Whats your 90% Silver recommendation ?

Discussion in 'Bullion Investing' started by mpcusa, Jun 8, 2017.

  1. mpcusa

    mpcusa "Official C.T. TROLL SWEEPER"

    Starting to branch out in all areas of PM,S and would like to buy some 90%
    Coins, so which ones are the best, your opinion is appreciated.
     
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  3. Seattlite86

    Seattlite86 Outspoken Member

    I personally believe the best are the ones I can get for at/under melt that are obviously 90% to even the untrained eye. I don't personally care which coin it is, but the more recent a coin was minted, the more silver it is likely to retain from circulation. I'm usually happier to buy Kennedy '64s over early junk Barber Halves because of the silver content.
     
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  4. Collecting Nut

    Collecting Nut Borderline Hoarder

    Silver Dollars, War Nickels, all other coins with 90% silver content. In that order.
     
  5. abuckmaster147

    abuckmaster147 Well-Known Member

    When I think of 90% I think of pre 64 dimes ,Quarters, and 64 kennedy Halves. I know there are more but that is what I think of. When I think of my pre 64 halves they are more collectors like Franklin's, barbers and such.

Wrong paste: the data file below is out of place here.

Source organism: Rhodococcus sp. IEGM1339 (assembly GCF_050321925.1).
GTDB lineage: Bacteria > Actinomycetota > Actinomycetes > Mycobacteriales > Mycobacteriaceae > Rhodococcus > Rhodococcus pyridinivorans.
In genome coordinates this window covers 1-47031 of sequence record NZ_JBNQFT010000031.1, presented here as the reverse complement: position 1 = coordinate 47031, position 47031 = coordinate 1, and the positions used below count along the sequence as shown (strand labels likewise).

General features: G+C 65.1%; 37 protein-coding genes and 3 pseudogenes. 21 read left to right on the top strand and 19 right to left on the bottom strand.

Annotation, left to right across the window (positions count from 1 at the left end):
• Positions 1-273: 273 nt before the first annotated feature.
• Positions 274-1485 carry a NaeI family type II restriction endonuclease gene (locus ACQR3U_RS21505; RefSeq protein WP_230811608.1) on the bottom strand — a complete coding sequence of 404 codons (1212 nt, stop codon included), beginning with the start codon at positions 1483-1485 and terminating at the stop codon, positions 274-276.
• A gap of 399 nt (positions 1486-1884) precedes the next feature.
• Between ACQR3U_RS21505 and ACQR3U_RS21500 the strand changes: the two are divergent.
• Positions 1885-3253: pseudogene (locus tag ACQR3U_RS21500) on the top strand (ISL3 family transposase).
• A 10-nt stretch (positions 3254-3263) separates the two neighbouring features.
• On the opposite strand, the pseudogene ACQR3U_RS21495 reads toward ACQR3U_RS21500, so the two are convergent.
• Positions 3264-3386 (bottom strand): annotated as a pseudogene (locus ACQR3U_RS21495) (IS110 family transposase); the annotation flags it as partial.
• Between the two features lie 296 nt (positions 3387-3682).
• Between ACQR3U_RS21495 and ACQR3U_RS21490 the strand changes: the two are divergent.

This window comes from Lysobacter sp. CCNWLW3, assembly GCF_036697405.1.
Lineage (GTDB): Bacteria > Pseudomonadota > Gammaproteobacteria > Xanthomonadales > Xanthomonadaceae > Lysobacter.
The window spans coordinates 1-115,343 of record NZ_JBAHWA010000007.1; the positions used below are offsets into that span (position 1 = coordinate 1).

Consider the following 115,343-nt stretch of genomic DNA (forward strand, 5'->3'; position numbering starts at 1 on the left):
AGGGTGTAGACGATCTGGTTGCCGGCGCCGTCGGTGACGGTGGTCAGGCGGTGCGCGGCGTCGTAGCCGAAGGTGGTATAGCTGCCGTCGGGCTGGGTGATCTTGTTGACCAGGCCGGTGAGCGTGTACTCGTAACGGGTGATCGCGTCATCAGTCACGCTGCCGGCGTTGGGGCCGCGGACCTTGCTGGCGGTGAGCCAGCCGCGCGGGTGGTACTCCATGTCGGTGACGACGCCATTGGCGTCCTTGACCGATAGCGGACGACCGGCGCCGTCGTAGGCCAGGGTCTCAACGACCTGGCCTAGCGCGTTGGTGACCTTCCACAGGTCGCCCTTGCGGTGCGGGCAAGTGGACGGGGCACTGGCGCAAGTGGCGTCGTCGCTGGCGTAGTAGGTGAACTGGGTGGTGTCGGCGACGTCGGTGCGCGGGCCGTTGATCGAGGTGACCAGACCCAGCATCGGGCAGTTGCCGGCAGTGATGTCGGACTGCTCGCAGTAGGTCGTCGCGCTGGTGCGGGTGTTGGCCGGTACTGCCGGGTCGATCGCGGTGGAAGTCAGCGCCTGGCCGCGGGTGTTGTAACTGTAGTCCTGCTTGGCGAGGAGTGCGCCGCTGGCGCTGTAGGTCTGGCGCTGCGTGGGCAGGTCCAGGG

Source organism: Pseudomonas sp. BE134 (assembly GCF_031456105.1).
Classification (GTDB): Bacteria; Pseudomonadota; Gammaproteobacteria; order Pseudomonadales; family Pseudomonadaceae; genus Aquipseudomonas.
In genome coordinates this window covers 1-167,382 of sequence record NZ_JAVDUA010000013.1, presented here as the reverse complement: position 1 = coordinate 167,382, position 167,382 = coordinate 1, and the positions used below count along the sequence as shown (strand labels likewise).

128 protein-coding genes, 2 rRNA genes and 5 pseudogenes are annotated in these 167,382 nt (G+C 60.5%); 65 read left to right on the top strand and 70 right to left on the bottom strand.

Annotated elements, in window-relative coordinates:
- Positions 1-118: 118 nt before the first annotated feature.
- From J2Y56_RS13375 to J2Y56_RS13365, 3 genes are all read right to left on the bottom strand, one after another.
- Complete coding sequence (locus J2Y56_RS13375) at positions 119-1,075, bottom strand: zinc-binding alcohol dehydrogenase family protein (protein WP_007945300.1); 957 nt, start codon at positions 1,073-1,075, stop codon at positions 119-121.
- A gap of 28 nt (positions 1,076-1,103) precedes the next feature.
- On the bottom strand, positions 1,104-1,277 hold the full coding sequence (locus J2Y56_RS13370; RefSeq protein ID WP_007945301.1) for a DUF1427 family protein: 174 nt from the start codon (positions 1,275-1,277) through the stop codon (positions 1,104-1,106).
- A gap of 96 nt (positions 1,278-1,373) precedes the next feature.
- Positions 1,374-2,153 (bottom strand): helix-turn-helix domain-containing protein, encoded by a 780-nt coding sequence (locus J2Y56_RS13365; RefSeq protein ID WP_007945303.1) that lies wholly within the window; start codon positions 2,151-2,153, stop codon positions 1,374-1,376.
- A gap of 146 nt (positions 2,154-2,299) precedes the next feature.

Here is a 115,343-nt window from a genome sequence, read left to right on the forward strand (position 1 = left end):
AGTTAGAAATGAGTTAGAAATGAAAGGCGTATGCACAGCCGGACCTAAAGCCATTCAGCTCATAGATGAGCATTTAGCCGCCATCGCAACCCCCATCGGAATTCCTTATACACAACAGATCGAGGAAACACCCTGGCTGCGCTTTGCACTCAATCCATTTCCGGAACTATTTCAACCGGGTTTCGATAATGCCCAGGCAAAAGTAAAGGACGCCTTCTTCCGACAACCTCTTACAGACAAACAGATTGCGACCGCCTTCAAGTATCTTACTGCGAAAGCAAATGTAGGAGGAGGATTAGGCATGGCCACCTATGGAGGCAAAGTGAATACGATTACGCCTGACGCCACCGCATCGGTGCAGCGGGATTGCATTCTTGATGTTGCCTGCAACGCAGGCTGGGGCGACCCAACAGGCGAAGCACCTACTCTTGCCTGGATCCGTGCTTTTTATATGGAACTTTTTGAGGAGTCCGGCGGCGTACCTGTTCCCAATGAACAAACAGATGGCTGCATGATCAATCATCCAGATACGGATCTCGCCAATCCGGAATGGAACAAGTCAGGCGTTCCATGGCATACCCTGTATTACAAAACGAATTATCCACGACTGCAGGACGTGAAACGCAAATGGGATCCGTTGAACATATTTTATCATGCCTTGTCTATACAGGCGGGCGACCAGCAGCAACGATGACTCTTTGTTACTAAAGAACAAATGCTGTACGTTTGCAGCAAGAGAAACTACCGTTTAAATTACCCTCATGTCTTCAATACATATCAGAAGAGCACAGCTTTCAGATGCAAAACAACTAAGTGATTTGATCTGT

Last edited: Jun 8, 2017
  6. Dougmeister

    Dougmeister The Coin Scavenger © ¯\_(ツ)_/¯

    Why 35% War nickels over 90% coins? Aren't the premiums lower due to the extra cost of the refiners getting the silver out of the nickels?
     
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  7. Victor

    Victor Coin Collector

    1964 Kennedys.
     
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  8. Jason.A

    Jason.A Active Member

    Are you asking about 90% American?
    It makes no difference in terms of silver value. Numismatically, they're all over the place.
    I personally prefer Mercury Dimes because of the design. I dislike years of all 90% coins once presidents were added. Of those coins with liberty designs, Mercuries often seem to be cheapest over spot.

    I dislike 40% halves and war nickels.

    Do you have a favorite design? Stack those!
     
  9. Bman33

    Bman33 Well-Known Member

    Halves, then dimes, then quarters. Like someone said the closer to 64 you get the more silver content you have. Most dealers in my area don't really care but I do. That is why they use .715 vs. .7234 as a multiplier of face value based off of spot. I would rather have a roll of nice 64 dimes than a roll of worn Mercs anytime.
     
  10. mpcusa

    mpcusa "Official C.T. TROLL SWEEPER"

    Makes sense newer coin more silver :) will for sure consider that when making my
    purchases.
     
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  11. Jason.A

    Jason.A Active Member

    His numbers are misleading. Dimes are .07234. He forgot the zero, since we're talking about dinez. Due to wear, he is calculating silver content at .0715. But, again, forgot the zero. So we are talking about a difference in silver melt value of $1.28 vs $1.27 for an FDR vs Mercury at a spot price of $17.75.